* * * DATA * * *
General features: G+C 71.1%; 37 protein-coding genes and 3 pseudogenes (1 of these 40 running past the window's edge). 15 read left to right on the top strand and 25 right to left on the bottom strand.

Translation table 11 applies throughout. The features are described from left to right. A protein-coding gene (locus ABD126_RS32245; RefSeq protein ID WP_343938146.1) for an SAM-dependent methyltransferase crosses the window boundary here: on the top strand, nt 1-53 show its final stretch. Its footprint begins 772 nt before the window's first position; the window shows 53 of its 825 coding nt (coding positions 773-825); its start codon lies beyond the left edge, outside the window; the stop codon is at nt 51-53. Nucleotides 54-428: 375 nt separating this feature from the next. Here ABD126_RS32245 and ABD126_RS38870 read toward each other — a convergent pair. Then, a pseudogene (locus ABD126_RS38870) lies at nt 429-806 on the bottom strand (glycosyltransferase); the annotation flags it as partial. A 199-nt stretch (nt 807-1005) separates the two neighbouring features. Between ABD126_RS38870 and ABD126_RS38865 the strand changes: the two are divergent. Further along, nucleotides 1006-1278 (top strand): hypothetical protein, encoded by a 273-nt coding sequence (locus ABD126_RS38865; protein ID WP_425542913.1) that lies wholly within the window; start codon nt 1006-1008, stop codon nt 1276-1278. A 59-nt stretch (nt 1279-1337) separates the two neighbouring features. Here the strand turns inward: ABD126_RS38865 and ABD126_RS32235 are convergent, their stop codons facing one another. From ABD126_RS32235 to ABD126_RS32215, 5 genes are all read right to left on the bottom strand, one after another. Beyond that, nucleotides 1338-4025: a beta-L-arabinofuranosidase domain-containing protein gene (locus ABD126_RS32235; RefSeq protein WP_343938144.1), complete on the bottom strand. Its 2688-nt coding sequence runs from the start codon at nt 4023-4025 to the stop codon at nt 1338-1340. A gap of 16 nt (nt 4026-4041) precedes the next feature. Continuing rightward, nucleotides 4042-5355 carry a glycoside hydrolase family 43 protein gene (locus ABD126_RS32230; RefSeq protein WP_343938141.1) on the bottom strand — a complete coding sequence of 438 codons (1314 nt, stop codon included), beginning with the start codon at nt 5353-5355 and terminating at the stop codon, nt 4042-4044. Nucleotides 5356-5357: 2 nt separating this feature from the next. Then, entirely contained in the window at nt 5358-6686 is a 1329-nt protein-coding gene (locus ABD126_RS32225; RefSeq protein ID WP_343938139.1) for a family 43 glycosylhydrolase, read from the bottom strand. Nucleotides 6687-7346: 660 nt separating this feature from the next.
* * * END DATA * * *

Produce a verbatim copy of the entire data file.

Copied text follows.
General features: G+C 71.1%; 37 protein-coding genes and 3 pseudogenes (1 of these 40 running past the window's edge). 15 read left to right on the top strand and 25 right to left on the bottom strand.

Translation table 11 applies throughout. The features are described from left to right. A protein-coding gene (locus ABD126_RS32245; RefSeq protein ID WP_343938146.1) for an SAM-dependent methyltransferase crosses the window boundary here: on the top strand, nt 1-53 show its final stretch. Its footprint begins 772 nt before the window's first position; the window shows 53 of its 825 coding nt (coding positions 773-825); its start codon lies beyond the left edge, outside the window; the stop codon is at nt 51-53. Nucleotides 54-428: 375 nt separating this feature from the next. Here ABD126_RS32245 and ABD126_RS38870 read toward each other — a convergent pair. Then, a pseudogene (locus ABD126_RS38870) lies at nt 429-806 on the bottom strand (glycosyltransferase); the annotation flags it as partial. A 199-nt stretch (nt 807-1005) separates the two neighbouring features. Between ABD126_RS38870 and ABD126_RS38865 the strand changes: the two are divergent. Further along, nucleotides 1006-1278 (top strand): hypothetical protein, encoded by a 273-nt coding sequence (locus ABD126_RS38865; protein ID WP_425542913.1) that lies wholly within the window; start codon nt 1006-1008, stop codon nt 1276-1278. A 59-nt stretch (nt 1279-1337) separates the two neighbouring features. Here the strand turns inward: ABD126_RS38865 and ABD126_RS32235 are convergent, their stop codons facing one another. From ABD126_RS32235 to ABD126_RS32215, 5 genes are all read right to left on the bottom strand, one after another. Beyond that, nucleotides 1338-4025: a beta-L-arabinofuranosidase domain-containing protein gene (locus ABD126_RS32235; RefSeq protein WP_343938144.1), complete on the bottom strand. Its 2688-nt coding sequence runs from the start codon at nt 4023-4025 to the stop codon at nt 1338-1340. A gap of 16 nt (nt 4026-4041) precedes the next feature. Continuing rightward, nucleotides 4042-5355 carry a glycoside hydrolase family 43 protein gene (locus ABD126_RS32230; RefSeq protein WP_343938141.1) on the bottom strand — a complete coding sequence of 438 codons (1314 nt, stop codon included), beginning with the start codon at nt 5353-5355 and terminating at the stop codon, nt 4042-4044. Nucleotides 5356-5357: 2 nt separating this feature from the next. Then, entirely contained in the window at nt 5358-6686 is a 1329-nt protein-coding gene (locus ABD126_RS32225; RefSeq protein ID WP_343938139.1) for a family 43 glycosylhydrolase, read from the bottom strand. Nucleotides 6687-7346: 660 nt separating this feature from the next.